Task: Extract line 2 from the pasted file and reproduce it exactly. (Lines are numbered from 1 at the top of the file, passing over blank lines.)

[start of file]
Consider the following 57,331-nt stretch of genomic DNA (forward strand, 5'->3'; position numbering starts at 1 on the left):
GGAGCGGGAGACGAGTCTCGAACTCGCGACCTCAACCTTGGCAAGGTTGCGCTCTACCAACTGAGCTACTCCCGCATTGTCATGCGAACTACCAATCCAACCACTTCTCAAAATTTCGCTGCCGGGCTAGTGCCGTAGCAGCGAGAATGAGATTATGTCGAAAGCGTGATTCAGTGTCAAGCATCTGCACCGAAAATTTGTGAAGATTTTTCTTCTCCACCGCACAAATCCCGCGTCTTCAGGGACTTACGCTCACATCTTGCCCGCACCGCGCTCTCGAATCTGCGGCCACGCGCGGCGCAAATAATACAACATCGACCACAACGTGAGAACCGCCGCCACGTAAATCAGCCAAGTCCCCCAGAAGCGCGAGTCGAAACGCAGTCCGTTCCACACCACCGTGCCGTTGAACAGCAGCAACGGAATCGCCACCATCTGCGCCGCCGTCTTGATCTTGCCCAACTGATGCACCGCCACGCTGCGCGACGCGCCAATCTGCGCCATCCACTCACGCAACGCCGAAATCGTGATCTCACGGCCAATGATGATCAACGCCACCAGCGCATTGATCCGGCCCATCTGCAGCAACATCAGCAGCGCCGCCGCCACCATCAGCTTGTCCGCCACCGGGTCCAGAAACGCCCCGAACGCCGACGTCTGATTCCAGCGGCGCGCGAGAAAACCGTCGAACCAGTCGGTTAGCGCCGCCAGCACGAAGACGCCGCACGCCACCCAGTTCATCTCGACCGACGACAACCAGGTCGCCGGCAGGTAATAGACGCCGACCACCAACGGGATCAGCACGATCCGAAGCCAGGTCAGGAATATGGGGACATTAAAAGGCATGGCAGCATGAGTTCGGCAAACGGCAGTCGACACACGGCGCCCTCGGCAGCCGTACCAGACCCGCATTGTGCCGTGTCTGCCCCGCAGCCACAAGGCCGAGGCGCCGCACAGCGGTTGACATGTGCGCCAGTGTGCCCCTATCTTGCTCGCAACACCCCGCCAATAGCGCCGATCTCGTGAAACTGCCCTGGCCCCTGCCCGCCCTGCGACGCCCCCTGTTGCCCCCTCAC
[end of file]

GGAGCGGGAGACGAGTCTCGAACTCGCGACCTCAACCTTGGCAAGGTTGCGCTCTACCAACTGAGCTACTCCCGCATTGTCATGCGAACTACCAATCCAACCACTTCTCAAAATTTCGCTGCCGGGCTAGTGCCGTAGCAGCGAGAATGAGATTATGTCGAAAGCGTGATTCAGTGTCAAGCATCTGCACCGAAAATTTGTGAAGATTTTTCTTCTCCACCGCACAAATCCCGCGTCTTCAGGGACTTACGCTCACATCTTGCCCGCACCGCGCTCTCGAATCTGCGGCCACGCGCGGCGCAAATAATACAACATCGACCACAACGTGAGAACCGCCGCCACGTAAATCAGCCAAGTCCCCCAGAAGCGCGAGTCGAAACGCAGTCCGTTCCACACCACCGTGCCGTTGAACAGCAGCAACGGAATCGCCACCATCTGCGCCGCCGTCTTGATCTTGCCCAACTGATGCACCGCCACGCTGCGCGACGCGCCAATCTGCGCCATCCACTCACGCAACGCCGAAATCGTGATCTCACGGCCAATGATGATCAACGCCACCAGCGCATTGATCCGGCCCATCTGCAGCAACATCAGCAGCGCCGCCGCCACCATCAGCTTGTCCGCCACCGGGTCCAGAAACGCCCCGAACGCCGACGTCTGATTCCAGCGGCGCGCGAGAAAACCGTCGAACCAGTCGGTTAGCGCCGCCAGCACGAAGACGCCGCACGCCACCCAGTTCATCTCGACCGACGACAACCAGGTCGCCGGCAGGTAATAGACGCCGACCACCAACGGGATCAGCACGATCCGAAGCCAGGTCAGGAATATGGGGACATTAAAAGGCATGGCAGCATGAGTTCGGCAAACGGCAGTCGACACACGGCGCCCTCGGCAGCCGTACCAGACCCGCATTGTGCCGTGTCTGCCCCGCAGCCACAAGGCCGAGGCGCCGCACAGCGGTTGACATGTGCGCCAGTGTGCCCCTATCTTGCTCGCAACACCCCGCCAATAGCGCCGATCTCGTGAAACTGCCCTGGCCCCTGCCCGCCCTGCGACGCCCCCTGTTGCCCCCTCAC